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AS/COA's Jason Marczak Analyzes Peru's "Look to Asia" Strategy in World Politics Review

When

December 20, 2010

Details

In a nod to Peru's banner economic performance of 2010, Americas Quarterly's Senior Editor Jason Marczak explains a principal driver of this growth: free trade and economic alliance with Asia.

Peru is again on pace to end the year as one of the world's fastest-growing economies, due in no small measure to its ambitious strategy of economic diversification. In 2010, it finalized four new free-trade agreements (FTAs) -- three with Asian partners -- and launched the test phase of a joint stock exchange, Mercados Integrados Latinoamericanos (Integrated Latin American Markets, or MILA), with Colombia and Chile. Peru's global and regional trade diplomacy has resulted in more domestic investment and a larger network of export markets for Peruvian goods.

Peru's open-market policies can also be partially credited with the country's rapid recovery from the world economic crisis. Peru's economy is forecast to grow by 8.6 percent in 2010 -- a quick rebound to pre-crisis levels, which included 9.8 percent growth in 2008. In addition, Peru's capital, Lima, recently earned the distinction of being the third-fastest among 150 global metropolitan areas to recover from the crisis, trailing only Istanbul, Turkey, and Shenzhen, China.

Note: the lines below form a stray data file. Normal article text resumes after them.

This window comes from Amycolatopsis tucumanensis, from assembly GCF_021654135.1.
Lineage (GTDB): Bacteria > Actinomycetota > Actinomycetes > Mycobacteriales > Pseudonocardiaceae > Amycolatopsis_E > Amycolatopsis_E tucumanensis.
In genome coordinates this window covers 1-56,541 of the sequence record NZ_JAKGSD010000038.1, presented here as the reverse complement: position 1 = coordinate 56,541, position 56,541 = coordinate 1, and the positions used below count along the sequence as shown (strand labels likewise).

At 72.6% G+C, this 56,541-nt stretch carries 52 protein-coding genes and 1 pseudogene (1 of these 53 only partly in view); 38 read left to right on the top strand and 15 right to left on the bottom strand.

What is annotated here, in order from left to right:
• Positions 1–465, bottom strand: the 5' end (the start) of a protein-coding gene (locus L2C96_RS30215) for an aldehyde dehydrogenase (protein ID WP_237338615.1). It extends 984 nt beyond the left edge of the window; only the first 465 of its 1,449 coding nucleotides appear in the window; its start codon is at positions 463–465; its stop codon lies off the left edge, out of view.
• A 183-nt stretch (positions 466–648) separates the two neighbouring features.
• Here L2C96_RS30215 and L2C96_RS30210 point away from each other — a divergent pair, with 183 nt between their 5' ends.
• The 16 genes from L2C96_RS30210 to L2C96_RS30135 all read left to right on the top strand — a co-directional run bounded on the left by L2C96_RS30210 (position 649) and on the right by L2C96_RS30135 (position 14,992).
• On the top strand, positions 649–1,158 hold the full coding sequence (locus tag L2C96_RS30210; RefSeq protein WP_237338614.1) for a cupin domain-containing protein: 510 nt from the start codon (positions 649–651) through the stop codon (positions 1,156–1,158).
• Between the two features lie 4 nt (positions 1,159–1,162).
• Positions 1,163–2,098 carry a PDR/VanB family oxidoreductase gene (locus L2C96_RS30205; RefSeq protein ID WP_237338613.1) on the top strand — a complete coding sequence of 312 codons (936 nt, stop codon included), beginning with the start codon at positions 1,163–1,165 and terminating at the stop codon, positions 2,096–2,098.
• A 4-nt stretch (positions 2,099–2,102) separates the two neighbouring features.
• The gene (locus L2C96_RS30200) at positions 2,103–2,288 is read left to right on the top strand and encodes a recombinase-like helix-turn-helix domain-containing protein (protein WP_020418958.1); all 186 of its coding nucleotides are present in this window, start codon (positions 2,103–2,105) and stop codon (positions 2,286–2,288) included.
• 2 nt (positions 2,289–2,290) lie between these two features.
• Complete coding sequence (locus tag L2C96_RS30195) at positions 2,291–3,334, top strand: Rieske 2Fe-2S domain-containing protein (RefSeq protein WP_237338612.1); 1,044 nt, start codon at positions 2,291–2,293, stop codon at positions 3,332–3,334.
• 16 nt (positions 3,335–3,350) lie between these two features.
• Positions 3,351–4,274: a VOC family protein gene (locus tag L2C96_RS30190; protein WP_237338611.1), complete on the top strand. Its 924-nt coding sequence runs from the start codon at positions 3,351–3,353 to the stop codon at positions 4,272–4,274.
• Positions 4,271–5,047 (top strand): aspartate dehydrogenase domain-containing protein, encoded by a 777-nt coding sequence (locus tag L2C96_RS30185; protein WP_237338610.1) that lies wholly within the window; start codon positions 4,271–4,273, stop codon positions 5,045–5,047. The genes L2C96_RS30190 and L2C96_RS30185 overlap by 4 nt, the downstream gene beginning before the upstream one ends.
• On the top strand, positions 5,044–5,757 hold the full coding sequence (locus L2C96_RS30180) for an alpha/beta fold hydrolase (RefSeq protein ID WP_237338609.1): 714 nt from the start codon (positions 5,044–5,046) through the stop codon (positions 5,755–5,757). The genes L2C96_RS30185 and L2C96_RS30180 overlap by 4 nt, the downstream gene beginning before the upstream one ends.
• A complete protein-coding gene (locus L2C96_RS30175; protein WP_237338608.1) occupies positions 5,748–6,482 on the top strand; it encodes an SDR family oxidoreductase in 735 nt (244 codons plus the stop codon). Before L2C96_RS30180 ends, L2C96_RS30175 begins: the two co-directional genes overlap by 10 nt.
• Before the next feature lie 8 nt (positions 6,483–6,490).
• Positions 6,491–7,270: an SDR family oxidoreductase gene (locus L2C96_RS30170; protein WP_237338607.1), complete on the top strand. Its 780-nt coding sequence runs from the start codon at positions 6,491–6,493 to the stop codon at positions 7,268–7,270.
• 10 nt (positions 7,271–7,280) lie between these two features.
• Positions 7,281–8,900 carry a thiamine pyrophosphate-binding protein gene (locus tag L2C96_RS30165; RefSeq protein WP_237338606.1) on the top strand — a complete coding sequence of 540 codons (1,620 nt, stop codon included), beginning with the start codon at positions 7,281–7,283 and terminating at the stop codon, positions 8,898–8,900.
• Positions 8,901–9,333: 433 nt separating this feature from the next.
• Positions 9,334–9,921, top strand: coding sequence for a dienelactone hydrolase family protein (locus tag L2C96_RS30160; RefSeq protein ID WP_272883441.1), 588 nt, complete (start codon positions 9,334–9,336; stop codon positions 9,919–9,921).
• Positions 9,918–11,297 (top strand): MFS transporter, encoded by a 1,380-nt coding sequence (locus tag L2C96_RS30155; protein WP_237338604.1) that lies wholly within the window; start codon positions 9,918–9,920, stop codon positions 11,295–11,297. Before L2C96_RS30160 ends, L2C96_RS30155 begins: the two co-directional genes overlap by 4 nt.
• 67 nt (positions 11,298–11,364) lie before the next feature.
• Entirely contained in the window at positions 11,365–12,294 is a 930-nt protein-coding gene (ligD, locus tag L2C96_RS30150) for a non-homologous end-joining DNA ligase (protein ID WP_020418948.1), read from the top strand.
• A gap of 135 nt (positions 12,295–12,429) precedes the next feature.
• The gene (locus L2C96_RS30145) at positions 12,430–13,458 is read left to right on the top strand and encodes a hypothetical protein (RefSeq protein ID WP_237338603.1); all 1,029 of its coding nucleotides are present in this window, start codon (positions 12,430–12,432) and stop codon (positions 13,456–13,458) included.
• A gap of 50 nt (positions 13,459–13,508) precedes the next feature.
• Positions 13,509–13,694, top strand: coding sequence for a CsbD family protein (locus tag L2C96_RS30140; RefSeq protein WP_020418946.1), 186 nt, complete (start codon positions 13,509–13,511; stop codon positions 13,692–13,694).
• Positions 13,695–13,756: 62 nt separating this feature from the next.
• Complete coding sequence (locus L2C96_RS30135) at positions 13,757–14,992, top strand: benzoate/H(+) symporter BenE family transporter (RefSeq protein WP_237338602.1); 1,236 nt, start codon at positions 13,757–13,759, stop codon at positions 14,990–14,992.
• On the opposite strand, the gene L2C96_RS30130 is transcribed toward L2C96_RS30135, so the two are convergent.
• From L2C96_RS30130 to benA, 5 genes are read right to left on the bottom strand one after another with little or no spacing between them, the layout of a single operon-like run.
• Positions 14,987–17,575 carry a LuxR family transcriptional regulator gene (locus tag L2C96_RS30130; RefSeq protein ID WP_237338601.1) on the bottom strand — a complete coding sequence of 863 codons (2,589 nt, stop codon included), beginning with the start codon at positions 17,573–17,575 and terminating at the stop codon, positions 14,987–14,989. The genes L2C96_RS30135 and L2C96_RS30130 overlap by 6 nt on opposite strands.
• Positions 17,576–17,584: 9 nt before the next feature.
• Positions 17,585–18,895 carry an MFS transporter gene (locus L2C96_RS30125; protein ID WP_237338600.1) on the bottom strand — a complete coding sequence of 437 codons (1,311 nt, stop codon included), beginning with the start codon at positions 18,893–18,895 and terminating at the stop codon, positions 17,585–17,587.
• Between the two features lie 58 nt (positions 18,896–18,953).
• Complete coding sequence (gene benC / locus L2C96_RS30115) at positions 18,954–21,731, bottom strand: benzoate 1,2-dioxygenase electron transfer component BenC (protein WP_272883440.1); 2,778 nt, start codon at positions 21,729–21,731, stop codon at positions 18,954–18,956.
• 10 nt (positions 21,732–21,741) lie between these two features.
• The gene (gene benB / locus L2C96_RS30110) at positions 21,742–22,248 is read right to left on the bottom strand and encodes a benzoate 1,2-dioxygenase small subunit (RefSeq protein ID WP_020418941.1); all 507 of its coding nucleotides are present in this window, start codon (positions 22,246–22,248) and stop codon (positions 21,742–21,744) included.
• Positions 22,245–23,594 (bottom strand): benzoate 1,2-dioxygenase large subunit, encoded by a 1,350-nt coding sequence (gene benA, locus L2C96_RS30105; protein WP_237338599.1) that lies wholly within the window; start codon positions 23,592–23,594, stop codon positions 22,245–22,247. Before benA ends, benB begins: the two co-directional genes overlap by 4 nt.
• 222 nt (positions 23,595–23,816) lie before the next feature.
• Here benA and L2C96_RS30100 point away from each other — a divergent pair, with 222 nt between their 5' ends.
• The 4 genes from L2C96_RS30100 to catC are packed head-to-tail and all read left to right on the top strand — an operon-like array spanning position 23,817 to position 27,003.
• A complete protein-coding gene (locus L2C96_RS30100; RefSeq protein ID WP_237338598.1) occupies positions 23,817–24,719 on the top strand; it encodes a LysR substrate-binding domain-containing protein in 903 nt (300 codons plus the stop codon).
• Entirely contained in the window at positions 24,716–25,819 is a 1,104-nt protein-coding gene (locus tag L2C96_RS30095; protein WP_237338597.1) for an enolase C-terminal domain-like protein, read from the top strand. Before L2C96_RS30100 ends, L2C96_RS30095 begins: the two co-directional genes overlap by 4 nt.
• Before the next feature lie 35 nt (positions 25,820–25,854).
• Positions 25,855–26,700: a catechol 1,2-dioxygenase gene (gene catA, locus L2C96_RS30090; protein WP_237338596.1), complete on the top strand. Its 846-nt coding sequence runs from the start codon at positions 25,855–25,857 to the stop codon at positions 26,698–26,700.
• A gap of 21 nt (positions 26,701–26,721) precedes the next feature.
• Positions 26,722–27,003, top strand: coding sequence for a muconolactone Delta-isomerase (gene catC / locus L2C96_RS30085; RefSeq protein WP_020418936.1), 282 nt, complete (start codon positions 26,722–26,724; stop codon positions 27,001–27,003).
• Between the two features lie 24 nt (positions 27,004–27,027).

The decreased vulnerability to international shocks through a diversified international market has been key to Peru's success.

Since the 2001-2006 presidency of Alejandro Toledo, Peru has embarked on an ambitious path of solidifying FTAs with the world's most-powerful economies -- a strategy that gained greater importance since President Alan García took office in 2006. The first step was the entry into force of the U.S.-Peru Trade Promotion Agreement in February 2009, which made permanent the duty-free status that Peruvian exports to the U.S. had been enjoying under the Andean Trade Preferences and Drug Eradication Act. As of 2009, the U.S. was Peru's largest trading partner, representing approximately 18.4 percent of its overall commercial relations.

To read AS/COA's full coverage of the analysis, click here.

To access the briefing on the World Politics Review website, click here.



 
 

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